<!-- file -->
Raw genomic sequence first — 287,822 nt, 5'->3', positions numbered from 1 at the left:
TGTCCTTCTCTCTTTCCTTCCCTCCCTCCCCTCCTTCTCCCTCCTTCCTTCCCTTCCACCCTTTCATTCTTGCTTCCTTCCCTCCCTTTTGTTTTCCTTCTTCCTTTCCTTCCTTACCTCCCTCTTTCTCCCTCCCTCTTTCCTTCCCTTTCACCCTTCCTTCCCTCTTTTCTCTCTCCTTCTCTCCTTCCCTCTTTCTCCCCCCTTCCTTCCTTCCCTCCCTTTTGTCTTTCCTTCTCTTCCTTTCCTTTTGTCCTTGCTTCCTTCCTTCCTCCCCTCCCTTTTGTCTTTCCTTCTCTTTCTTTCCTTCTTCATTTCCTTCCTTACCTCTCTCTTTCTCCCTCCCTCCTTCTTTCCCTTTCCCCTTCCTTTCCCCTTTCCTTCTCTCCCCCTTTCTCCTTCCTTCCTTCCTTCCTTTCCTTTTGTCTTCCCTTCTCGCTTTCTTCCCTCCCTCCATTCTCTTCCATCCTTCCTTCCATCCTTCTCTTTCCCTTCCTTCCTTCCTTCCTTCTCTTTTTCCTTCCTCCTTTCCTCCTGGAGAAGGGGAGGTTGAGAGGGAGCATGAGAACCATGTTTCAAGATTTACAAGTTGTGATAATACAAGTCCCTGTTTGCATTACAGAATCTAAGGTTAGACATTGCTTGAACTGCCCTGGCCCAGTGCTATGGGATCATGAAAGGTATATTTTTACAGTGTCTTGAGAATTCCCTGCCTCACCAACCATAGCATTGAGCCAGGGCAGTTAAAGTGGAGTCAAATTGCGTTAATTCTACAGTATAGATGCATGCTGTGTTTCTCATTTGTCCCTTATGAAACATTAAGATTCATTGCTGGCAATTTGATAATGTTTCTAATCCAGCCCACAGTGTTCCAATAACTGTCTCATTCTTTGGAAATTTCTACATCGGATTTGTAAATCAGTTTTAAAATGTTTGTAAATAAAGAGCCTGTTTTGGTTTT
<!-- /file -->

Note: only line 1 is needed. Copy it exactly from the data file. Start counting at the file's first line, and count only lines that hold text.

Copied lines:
Raw genomic sequence first — 287,822 nt, 5'->3', positions numbered from 1 at the left: